“That’s right.” Father gently took the crab from me before it could plummet to the floor. “It has everything it needs, right here.”

I smiled, pleased with the idea of such an untethered, independent existence. “It can go anywhere it wants to.” I glanced around our little house, which already felt too small for my imagination, and sighed wistfully. “Lucky.”

“Nonsense.” Mother plucked the crab deftly from Father’s hand. Without ceremony, she flung it over the balcony, where it immediately sank below the surface of the water.

She ignored my startled cry. “You have everything you need right here in Varenia. Do you think they’d actually accept you out there, with your...” She trailed off, gesturing vaguely to my cheek. “Now hurry up and help me. This food isn’t going to put itself away.”

For a moment I thought Father might protest, but he simply retreated to the boat. Zadie frowned sympathetically.

I watched the spot where the crab had disappeared, knowing it was probably well on its way to somewhere new. It was only a crab, yet already it had seen more of the world than I ever would. I wondered if that was why the young man had given it to me, more of a cruel joke than a gift.

“Lucky,” I whispered again, thinking not just of the crab but also the trader, his son, the ocean, and everything that had more freedom than a girl born in Varenia. Then I did as I was told.


“We’re almost home,” Zadie said, her teeth gritted against the strain of the oars. Our family’s wooden boat crested a wave exactly like the hundreds before it, reminding me how vast the ocean was—and how quickly one could forget something they’d known their entire life.

“I can take over.” I reached for the oars, but Zadie shook her head. There was a time, not long ago, when the soft skin of her palms would have torn open within just a few minutes of hard rowing, but that was before I left Ilara, before Prince Ceren cut off my family’s drinking water, before our best friend, Sami, was banished.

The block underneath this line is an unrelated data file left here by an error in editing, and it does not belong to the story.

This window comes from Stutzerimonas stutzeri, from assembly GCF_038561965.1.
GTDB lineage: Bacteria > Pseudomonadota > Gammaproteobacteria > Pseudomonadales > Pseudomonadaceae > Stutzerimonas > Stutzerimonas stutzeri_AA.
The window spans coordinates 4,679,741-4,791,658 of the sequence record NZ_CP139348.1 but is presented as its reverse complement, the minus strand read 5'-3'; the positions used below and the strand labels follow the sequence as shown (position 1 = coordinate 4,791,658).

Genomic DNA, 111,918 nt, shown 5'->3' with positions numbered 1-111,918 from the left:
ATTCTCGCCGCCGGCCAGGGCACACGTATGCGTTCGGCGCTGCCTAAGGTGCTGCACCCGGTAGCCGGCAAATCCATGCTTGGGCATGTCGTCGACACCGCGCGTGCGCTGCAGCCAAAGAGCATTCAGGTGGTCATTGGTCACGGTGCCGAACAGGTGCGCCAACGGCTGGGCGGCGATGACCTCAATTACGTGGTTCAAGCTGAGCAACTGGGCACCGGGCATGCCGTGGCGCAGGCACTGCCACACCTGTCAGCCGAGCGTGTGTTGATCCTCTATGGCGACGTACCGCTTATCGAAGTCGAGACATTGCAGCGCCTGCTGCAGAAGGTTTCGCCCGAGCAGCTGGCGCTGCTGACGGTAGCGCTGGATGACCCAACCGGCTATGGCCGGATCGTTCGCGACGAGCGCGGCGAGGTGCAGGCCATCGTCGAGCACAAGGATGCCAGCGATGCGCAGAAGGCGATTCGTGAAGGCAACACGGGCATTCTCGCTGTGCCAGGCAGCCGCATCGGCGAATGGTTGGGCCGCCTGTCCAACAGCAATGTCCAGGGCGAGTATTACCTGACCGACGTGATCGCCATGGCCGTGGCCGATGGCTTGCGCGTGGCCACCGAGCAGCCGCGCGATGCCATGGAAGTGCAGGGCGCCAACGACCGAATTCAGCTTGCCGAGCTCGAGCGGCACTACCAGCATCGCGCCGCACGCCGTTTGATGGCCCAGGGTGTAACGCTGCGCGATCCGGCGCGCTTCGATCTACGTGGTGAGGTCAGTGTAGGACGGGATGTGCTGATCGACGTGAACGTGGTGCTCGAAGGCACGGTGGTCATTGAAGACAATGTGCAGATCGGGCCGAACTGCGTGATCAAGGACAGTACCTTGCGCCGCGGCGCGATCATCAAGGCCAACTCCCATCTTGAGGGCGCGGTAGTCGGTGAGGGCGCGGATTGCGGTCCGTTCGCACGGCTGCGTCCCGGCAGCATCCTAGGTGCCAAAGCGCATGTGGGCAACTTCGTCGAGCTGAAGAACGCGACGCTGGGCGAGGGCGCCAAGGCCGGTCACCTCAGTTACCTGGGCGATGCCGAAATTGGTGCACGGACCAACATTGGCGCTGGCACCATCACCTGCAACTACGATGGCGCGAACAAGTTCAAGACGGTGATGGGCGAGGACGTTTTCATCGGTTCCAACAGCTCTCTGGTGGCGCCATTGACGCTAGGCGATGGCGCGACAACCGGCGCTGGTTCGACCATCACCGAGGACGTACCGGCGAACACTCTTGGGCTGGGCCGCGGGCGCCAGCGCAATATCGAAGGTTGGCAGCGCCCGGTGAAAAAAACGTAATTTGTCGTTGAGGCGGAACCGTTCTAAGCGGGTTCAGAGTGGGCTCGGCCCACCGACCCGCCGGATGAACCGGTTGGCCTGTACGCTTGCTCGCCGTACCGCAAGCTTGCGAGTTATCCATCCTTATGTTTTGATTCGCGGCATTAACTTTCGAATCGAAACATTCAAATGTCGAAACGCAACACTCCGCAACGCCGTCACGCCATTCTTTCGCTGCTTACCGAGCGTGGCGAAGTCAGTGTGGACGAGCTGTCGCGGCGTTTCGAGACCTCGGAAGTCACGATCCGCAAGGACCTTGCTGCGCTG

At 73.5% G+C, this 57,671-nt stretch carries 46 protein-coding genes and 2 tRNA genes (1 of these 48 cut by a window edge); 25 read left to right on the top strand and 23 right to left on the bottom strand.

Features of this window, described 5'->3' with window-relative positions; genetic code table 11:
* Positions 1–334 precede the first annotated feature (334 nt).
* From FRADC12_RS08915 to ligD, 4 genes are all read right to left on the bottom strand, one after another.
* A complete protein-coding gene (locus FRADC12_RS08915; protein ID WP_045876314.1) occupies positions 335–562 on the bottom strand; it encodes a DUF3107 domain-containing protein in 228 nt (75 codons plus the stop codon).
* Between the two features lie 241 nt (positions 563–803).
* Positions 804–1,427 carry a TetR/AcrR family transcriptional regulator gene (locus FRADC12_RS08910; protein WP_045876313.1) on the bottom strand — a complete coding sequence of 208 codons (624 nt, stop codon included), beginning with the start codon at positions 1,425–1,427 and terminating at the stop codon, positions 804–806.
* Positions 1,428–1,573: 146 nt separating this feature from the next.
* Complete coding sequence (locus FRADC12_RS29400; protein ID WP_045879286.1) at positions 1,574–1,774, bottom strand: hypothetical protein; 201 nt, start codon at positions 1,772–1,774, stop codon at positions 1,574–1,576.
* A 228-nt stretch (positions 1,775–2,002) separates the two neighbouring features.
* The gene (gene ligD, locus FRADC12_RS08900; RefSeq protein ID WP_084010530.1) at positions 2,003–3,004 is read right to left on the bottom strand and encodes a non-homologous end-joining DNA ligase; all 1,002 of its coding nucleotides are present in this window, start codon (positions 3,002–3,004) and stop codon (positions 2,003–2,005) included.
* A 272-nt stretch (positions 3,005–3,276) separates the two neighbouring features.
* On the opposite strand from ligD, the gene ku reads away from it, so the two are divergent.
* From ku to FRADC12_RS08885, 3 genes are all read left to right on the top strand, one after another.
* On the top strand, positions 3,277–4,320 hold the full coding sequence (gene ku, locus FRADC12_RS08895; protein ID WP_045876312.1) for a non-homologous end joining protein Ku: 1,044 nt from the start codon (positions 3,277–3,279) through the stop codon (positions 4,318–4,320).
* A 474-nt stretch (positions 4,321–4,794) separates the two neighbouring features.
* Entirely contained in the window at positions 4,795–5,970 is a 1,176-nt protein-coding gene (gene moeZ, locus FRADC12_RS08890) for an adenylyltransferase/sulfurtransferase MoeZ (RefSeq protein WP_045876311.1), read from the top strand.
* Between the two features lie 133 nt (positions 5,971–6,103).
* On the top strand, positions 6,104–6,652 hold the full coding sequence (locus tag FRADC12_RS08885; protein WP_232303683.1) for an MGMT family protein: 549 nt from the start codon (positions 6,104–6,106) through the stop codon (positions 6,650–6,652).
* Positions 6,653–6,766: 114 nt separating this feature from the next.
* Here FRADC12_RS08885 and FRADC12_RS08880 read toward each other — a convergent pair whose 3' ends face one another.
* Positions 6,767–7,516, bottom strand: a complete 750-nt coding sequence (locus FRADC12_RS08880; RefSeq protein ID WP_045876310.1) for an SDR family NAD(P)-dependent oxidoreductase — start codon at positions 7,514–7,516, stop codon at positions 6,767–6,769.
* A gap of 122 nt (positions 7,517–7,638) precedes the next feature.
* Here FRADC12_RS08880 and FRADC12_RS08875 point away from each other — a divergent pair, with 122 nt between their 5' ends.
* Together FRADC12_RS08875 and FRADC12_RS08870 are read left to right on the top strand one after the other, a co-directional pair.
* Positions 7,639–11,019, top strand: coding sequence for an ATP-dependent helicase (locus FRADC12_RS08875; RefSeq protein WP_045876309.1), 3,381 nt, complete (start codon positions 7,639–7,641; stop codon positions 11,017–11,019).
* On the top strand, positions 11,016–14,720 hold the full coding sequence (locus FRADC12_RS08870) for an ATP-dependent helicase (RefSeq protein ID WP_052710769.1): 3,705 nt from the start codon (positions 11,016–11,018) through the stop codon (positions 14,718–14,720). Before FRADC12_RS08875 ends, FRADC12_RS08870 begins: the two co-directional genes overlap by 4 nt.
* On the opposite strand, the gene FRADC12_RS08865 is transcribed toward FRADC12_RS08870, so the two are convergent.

Before, when I would have given anything to see the world beyond my floating village in the sea. Before I understood just how much I had to lose.

I gasped as Varenia finally came into sight. “It really is beautiful,” I said to Zadie, taking in the stilt-legged houses painted in every shade of sunset, from palest yellow to deep red. “But then, you always knew that, didn’t you?”

Zadie finally passed the oars to me and smiled despite her exhaustion. We’d been rowing all night, with nothing but the stars to guide us. I longed for the comfort of my old bed, but I also knew I wasn’t returning to the same village I’d left behind.

“You loved it here, in your own way, Nor,” Zadie said once she’d caught her breath.

Maybe she was right, but I had always wanted to leave. And I couldn’t know if the people who had once wanted to see me banished would be willing to take me back, even if they learned just how far I had gone to protect them.

Zadie wiped the sweat from her brow with her sleeve. Now she was the one with suntanned skin, and I was pale from my time in New Castle. “Mother and Father will be so happy to see you.”

I let out a wry laugh, grateful for the change in subject. “I’m not sure happy is the word I’d use, at least about Mother.” She, along with most of Varenia, believed I had planned for Zadie to be injured by a maiden’s hair jellyfish so that I could go to Ilara in her place.